4. Seek help in navigating financial issues, if necessary. Your hospital or clinic should have a social worker, patient navigator or financial services department to help you manage financial issues and deal with private insurance companies, Medicare and Medicaid. If you have concerns, request an appointment.
5. Talk to your doctor about coping with menopause symptoms. Breast cancer patients who have undergone chemotherapy, ovary removal, or who have had to discontinue hormone replacement therapy upon diagnosis may experience symptoms of menopause. Talk to your doctor about how to safely minimize menopausal symptoms.
6. Get good nutrition. Your cancer treatment may influence your ability to taste and smell, and it may alter your digestion. Foods that you normally enjoy may not taste good during treatment while, paradoxically, foods that normally don’t appeal to you might taste better. You may prefer and tolerate more cooked versus raw vegetables, so a vegetable stew or soup may be more appealing than a salad. You may have more energy and less nausea if you eat smaller amounts of foods more frequently rather than eating three big meals per day. Try not to gain weight by overindulging and blowing your calorie budget. Help fight your cancer by eating more vegetables, fruits, whole grains, nuts, seeds and legumes such as black beans and lentils. Choose a rainbow of colorful whole foods (like deep greens of spinach, deep blues of blueberries, white for onions, and so on) to ensure that you get a variety of anti-cancer nutrients. Alcohol is usually not preferred or recommended during treatment, but if you do drink, limit your intake to no more than three drinks per week. Recent studies have shown an association between alcohol and increased risk of breast cancer.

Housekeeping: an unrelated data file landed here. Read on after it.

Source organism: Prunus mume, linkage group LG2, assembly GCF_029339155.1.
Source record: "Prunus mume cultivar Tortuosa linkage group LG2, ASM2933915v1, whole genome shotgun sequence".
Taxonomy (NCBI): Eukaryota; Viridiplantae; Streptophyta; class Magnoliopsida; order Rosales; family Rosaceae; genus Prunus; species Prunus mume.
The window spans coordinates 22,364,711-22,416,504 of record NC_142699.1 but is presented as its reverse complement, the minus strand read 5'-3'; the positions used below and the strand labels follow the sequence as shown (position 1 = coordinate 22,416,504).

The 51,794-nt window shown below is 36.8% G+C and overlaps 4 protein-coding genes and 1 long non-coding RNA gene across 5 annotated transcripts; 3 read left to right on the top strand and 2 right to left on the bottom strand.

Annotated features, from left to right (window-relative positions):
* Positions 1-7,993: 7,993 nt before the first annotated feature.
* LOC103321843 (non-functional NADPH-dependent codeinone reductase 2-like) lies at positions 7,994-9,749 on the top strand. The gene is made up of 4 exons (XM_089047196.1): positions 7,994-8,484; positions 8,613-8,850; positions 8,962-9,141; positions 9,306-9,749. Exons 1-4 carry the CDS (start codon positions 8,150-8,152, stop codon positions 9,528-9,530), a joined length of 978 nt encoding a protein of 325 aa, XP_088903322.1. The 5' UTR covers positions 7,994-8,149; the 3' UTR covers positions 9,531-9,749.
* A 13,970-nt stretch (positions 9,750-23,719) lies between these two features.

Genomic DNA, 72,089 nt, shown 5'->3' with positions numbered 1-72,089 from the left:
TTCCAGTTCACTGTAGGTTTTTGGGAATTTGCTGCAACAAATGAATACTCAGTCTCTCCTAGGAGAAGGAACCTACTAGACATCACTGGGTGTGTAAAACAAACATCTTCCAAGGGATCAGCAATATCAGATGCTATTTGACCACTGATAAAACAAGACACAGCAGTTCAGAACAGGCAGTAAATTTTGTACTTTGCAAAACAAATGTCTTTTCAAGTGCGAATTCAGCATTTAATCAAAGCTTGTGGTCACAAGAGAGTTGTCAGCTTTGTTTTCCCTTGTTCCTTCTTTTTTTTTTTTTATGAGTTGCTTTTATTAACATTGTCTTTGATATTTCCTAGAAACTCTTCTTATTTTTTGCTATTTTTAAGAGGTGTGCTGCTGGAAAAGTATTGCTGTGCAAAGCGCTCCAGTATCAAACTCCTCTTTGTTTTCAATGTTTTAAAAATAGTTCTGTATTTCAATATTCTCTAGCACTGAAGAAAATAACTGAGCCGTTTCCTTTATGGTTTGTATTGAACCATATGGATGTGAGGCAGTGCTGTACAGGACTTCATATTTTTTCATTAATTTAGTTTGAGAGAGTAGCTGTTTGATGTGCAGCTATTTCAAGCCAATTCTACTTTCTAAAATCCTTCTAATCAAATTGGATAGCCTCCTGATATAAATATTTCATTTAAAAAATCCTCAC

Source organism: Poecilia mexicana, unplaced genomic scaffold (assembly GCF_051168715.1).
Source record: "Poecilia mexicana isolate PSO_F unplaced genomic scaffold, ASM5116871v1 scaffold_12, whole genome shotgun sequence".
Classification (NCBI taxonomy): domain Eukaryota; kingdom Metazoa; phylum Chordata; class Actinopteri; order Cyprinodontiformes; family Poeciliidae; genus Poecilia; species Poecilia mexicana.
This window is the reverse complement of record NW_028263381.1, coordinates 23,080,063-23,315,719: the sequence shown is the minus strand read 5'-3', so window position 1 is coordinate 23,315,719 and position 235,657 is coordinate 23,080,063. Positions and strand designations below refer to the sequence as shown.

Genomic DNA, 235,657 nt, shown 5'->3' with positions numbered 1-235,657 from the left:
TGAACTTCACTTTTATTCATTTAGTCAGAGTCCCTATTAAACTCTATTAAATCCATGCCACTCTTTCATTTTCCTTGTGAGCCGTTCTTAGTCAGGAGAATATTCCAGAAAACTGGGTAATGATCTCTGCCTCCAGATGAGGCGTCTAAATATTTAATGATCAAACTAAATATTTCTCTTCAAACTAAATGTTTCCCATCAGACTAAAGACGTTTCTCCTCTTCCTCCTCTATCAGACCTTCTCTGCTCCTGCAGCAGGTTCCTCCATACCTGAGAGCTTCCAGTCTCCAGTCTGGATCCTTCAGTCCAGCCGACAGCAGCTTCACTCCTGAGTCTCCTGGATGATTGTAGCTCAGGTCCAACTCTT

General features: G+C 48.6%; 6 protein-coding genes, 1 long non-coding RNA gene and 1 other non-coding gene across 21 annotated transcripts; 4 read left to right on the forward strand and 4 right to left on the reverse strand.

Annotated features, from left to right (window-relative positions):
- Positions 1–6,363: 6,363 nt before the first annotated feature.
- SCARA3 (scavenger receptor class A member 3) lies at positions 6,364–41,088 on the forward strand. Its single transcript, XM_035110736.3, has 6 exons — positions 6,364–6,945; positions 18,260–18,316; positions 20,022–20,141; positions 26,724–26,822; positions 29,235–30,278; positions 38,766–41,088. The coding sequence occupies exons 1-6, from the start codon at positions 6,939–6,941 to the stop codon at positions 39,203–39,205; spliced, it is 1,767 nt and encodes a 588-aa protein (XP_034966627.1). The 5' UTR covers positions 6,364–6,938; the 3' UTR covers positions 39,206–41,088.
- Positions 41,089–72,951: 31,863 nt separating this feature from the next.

7. Take steps to prevent lymphedema. Lymphedema is a side effect of breast cancer treatment that involves swelling of the soft tissues of the arm, hand or chest wall. It isn’t life threatening, but it needs to be treated to avoid getting worse. The swelling may be accompanied by numbness, discomfort and infection. There’s no reliable way to assess your risk for lymphedema, but by taking proper precautions you can greatly reduce your chances of developing the condition. Ask your doctor about scheduling physical therapy if you notice symptoms, or consider seeing a physical therapist even before symptoms begin in order to minimize their chance of developing in the first place.
8. Get exercise. Gentle exercise during treatment, such as regular walks, can help with both the mental and physical effects of treatment. After treatment is completed, increasing your exercise gradually will help improve your fatigue and rebuild muscle tone. Getting your circulation going may also help with chemobrain, the mental fogginess noticed by some patients during and after chemotherapy, and it can certainly improve your mood and your outlook on life. Try yoga, tai chi, swimming or water aerobics. Be physically active for at least 30 minutes every day. If you are having difficulty exercising or aren’t sure what to do, request a referral to a physical therapist from your medical provider.
9. Bone up on bone health. Keeping your bones healthy throughout your life is important; however, if you’re a woman who’s been diagnosed with breast cancer, bone health is especially important. Research shows that some breast cancer treatments can lead to bone loss. Plus, women are about twice as likely as men to develop osteoporosis after age 50. Talk to your health care team about specific recommendations for keeping bones healthy, taking calcium and vitamin D, and appropriate weight-bearing exercises to help keep bones strong.
10. Treatment and work. Some people are able to work throughout their cancer treatment. Yet for some, reducing one’s work capacity or taking a break altogether may be necessary. If you take time off and then return to work shortly after your treatment ends, you may find that it helps you maintain your identity and even boosts your self-esteem, not to mention your income. You may want to talk with your employer about options such as flextime, job sharing or working from home. Options like these may help your mind and body ease back into the demands of your job. Try to be patient and take care of yourself as you go back to your “normal” life.